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Calcium early in life may help prevent obesity later

May 14, 2010
Courtesy of North Car­o­li­na State Uni­vers­ity
and World Science staff

It’s well es­tab­lished that peo­ple need cal­ci­um for strong, healthy bones. But new re­search sug­gests that not get­ting enough cal­ci­um in the ear­li­est days of life could al­so pro­mote obes­ity lat­er on.

Dur­ing an 18-day tri­al in­volv­ing 24 new­born pigs, sci­en­tists doc­u­mented markedly low­er lev­els of bone dens­ity and strength in 12 piglets fed a cal­ci­um-deficient di­et com­pared to 12 piglets that re­ceived more cal­ci­um. 

Dur­ing an 18-day tri­al in­volv­ing 24 new­born pigs, sci­en­tists found that many key stem cells, or im­ma­ture cells, in the bone mar­row of cal­ci­um-deficient piglets ap­peared to have al­ready been pro­grammed to be­come fat cells in­stead of bone-form­ing cells.  (Image courtesy USDA)


They al­so found that many key stem cells, or im­ma­ture cells, in the bone mar­row of cal­ci­um-deficient piglets ap­peared to have al­ready been pro­grammed to be­come fat cells in­stead of bone-form­ing cells. 

This means very early cal­ci­um de­fi­cien­cy may have pre­dis­posed the piglets to have bones that con­tain more fat and less min­er­al, mak­ing the pigs more prone to both os­te­o­por­osis and obes­ity, said an­i­mal sci­ent­ist Chad Stahl of North Car­o­li­na State Uni­vers­ity, who led the stu­dy.

In a long­er study that Stahl plans to beg­in this month, re­search­ers will look at wheth­er that’s the case: by con­duct­ing a long­er feed­ing tri­al, the sci­en­tists will check wheth­er the changes per­sist through sex­u­al matur­ity.

Pigs and hu­mans are si­m­i­lar when it comes to bone growth and nu­tri­tion, said Stahl; pigs are one of the few an­i­mals known to suf­fer bone breaks re­lat­ed to os­te­o­por­osis, an age-re­lated con­di­tion in which the bones be­come weak.

“While the im­por­tance of cal­ci­um nu­tri­tion through­out child­hood and ad­o­les­cence is well-rec­og­nized, our work sug­gests that cal­ci­um nu­tri­tion of the ne­o­nate may be of great­er im­por­tance to life­long bone health, due to its pro­gram­ming ef­fects” on the spe­cial cells, called mes­en­chy­mal stem cells, Stahl said. He re­ported the find­ings at the re­cent Ex­pe­ri­men­tal Bi­ol­o­gy 2010 meet­ing late last month in An­a­heim, Ca­lif. 

“It al­so points to a po­ten­tial par­a­digm shift in which health pro­fes­sion­als might want to beg­in think­ing about os­te­o­por­osis not so much as a dis­ease of the eld­er­ly, but in­stead as a pe­di­at­ric dis­ease with lat­er on­set.”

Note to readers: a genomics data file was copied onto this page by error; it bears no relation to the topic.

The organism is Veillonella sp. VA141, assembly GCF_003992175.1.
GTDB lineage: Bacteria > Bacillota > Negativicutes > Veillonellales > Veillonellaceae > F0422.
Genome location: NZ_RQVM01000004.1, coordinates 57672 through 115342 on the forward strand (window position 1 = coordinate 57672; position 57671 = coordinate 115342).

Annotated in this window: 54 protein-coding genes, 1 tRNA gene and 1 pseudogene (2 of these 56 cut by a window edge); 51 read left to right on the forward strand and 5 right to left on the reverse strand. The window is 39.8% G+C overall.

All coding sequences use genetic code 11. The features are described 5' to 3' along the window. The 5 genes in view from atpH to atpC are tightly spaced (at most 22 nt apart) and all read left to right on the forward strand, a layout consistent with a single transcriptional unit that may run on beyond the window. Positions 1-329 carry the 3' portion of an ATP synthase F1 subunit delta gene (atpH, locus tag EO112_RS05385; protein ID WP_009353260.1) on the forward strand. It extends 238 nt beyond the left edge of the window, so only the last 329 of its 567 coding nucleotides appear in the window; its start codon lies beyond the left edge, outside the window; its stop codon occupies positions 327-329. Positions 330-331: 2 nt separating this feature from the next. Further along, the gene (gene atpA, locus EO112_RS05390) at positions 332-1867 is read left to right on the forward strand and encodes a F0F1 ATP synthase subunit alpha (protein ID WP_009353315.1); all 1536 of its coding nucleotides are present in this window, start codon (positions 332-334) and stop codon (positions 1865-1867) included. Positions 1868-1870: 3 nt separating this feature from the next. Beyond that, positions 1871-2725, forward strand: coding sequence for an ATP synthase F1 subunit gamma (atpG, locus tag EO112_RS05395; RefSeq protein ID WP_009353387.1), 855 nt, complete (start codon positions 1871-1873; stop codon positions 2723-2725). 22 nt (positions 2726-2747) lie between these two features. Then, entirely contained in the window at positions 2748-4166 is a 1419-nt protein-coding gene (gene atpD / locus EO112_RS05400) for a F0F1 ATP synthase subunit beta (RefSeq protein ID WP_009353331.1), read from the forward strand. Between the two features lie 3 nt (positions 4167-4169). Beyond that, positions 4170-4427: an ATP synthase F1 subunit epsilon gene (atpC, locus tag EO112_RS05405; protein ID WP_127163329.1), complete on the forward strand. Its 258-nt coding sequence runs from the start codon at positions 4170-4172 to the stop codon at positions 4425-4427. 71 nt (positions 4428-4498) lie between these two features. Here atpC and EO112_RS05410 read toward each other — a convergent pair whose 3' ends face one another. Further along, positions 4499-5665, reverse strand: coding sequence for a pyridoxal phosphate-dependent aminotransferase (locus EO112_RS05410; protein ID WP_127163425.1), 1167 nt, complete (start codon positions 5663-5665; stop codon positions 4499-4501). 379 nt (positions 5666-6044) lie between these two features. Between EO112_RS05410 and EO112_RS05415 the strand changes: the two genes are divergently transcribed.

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It’s well established that people need calcium for strong, healthy bones. But new research suggests that not getting enough calcium in the earliest days of life could also promote obesity later on. During an 18-day trial involving 24 newborn pigs, scientists documented markedly lower levels of bone density and strength in 12 piglets fed a calcium-deficient diet compared to 12 piglets that received more calcium. They also found that many key stem cells in the bone marrow of calcium-deficient piglets appeared to have already been programmed to become fat cells instead of bone-forming cells. This means very early calcium deficiency may have predisposed the piglets to have bones that contain more fat and less mineral, making the pigs more prone to both osteoporosis and obesity, said animal scientist Chad Stahl of North Carolina State University, who led the study. In a longer study that Stahl plans to begin this month, researchers will look at whether that’s the case: by conducting a longer feeding trial, the scientists will check whether the changes persist through sexual maturity. Pigs and humans are similar when it comes to bone growth and nutrition, said Stahl; pigs are one of the few animals known to suffer bone breaks related to osteoporosis. “While the importance of calcium nutrition throughout childhood and adolescence is well-recognized, our work suggests that calcium nutrition of the neonate may be of greater importance to lifelong bone health, due to its programming effects” on the special cells, called mesenchymal stem cells, Stahl said. He reported the findings at the recent Experimental Biology 2010 meeting late last month in Anaheim, Calif. “It also points to a potential paradigm shift in which health professionals might want to begin thinking about osteoporosis not so much as a disease of the elderly, but instead as a pediatric disease with later onset.”